Where “publication” determines the beginning of a copyright term, it always means the initial publication date (said date as determined by the laws of the relevant country).  “Publication” can be taken in the broad sense; many countries treat “public disclosure” (such as exhibition, broadcast or performance) as equivalent to publication insofar as controls the start date of a copyright. See also the comments under “Film: start of copyright duration.”

Cinema works:
Japan has a rule (Article 54(2)) which removes copyright protection from the underlying work(s) upon expiration of the copyright in a movie, but only insofar as it relates to the exploitation of the movie. (The underlying work continues to enjoy any protection it is still entitled to in its other respects.)

Many countries use the term “cinematographic works” to refer to movies, thus drawing a distinct line between movies shown in theaters and video productions created specifically for television, often shown live. Other countries use the more inclusive term “audiovisual works,” which leaves room for such fringe categories as home movies shot on formats of film intended for amateurs, animated GIFs playable only on computers, and wedding videos. This table is not intended to answer how such non-theatrical formats are treated within the laws of the specific countries.

Under South Africa law, “‘cinematograph film’ means the fixation by any means whatsoever on film or any other material of a sequence of images capable, when used in conjunction with any mechanical, electronic or other device, of being seen as a moving picture and of reproduction and includes the sounds embodied in a sound-track associated with the film, but shall not include a computer program”. (Underscoring added)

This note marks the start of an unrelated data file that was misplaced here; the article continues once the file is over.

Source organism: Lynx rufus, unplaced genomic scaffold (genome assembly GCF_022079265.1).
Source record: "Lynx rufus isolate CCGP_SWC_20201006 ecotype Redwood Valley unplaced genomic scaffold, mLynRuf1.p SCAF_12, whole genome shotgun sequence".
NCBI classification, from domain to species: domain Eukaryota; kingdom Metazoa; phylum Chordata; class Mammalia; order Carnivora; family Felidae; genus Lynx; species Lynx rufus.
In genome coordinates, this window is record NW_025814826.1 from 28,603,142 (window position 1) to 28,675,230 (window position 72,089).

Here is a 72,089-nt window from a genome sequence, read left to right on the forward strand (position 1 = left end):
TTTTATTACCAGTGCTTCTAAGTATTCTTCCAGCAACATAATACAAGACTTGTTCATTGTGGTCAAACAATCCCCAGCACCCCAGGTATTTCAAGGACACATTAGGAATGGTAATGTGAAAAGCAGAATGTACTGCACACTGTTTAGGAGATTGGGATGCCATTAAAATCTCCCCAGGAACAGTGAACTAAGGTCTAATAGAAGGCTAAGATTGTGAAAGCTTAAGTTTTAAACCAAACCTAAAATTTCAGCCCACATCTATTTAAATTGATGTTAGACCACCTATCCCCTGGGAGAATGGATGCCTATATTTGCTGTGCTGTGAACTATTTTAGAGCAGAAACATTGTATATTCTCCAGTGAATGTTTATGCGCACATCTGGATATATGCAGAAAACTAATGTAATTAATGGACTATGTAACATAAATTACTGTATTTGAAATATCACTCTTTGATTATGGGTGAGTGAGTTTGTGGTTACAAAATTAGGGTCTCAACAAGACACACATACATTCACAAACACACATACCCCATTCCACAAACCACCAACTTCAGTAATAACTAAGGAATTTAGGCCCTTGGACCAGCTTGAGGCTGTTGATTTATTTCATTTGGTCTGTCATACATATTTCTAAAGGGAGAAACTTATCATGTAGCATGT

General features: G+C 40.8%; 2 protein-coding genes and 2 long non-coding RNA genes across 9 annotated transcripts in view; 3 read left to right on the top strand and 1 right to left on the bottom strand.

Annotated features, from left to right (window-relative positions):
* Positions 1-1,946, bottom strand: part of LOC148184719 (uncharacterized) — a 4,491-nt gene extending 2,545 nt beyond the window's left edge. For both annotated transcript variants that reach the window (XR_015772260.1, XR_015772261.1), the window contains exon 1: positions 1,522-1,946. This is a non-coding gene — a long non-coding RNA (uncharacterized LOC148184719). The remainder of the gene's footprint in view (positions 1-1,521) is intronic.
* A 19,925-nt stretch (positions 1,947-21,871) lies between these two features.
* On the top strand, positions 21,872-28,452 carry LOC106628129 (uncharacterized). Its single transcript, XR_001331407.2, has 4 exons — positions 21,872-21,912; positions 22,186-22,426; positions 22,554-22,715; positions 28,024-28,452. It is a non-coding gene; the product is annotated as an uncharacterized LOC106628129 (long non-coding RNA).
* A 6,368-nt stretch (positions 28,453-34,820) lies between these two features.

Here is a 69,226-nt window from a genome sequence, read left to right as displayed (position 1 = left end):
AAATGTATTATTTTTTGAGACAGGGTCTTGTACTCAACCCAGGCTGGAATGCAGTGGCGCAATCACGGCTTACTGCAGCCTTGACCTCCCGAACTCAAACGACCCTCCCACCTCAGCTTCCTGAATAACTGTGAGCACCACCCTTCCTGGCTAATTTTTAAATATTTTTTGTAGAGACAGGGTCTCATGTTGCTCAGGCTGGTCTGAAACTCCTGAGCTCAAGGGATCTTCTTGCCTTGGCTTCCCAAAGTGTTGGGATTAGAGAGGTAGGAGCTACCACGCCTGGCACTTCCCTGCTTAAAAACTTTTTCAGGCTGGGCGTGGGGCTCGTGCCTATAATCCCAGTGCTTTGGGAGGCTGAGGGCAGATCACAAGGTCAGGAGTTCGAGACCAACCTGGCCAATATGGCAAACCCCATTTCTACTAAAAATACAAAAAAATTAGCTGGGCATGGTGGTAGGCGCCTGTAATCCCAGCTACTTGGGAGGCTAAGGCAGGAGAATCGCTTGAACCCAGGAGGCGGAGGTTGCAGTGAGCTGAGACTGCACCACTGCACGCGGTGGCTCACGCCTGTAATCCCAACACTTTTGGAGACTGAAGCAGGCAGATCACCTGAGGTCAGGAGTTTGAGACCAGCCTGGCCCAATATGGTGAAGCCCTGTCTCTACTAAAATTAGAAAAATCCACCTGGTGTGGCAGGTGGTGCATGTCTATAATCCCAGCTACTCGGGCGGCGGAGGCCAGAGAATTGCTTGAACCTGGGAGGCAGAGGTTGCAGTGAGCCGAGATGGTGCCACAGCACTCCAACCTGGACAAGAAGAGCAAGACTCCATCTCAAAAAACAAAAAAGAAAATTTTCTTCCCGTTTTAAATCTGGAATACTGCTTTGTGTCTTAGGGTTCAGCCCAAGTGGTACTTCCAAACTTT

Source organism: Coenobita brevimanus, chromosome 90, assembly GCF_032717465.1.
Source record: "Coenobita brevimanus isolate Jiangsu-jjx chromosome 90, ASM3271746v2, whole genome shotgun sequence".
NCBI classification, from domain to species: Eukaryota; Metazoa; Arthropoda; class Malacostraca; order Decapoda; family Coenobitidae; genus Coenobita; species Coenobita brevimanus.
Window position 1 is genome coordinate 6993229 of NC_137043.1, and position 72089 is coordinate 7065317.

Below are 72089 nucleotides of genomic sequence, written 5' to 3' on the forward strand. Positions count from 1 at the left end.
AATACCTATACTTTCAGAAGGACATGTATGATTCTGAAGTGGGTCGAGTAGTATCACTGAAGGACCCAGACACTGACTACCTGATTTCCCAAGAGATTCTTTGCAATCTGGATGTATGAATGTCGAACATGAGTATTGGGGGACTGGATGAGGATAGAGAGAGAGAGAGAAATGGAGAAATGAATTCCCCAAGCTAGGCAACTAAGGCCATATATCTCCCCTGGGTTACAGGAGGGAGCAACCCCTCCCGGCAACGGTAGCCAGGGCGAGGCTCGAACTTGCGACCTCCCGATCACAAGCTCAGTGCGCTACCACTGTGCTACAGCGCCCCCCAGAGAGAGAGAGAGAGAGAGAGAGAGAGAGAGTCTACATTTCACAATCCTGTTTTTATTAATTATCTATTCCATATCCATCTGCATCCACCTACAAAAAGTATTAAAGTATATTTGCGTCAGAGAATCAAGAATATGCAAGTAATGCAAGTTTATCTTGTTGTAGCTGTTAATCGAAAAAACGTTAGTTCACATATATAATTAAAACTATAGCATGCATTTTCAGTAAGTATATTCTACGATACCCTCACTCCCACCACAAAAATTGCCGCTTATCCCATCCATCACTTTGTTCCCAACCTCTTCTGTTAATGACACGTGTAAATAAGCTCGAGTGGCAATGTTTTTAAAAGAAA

Explanation concerning the “Film: start of copyright duration” row:
Just as the United States has followed two different policies as to whether to count against the duration of copyright on a film the period when the film is merely “performed” (exhibited) but not “published” (sold or rented)(This distinction was built into American copyright law before the 1976 revisions; see the section on this web site for limited publication of movies), so too do other countries currently have policies different from one another on this matter. These data cells indicate (in broad form) which policy is followed.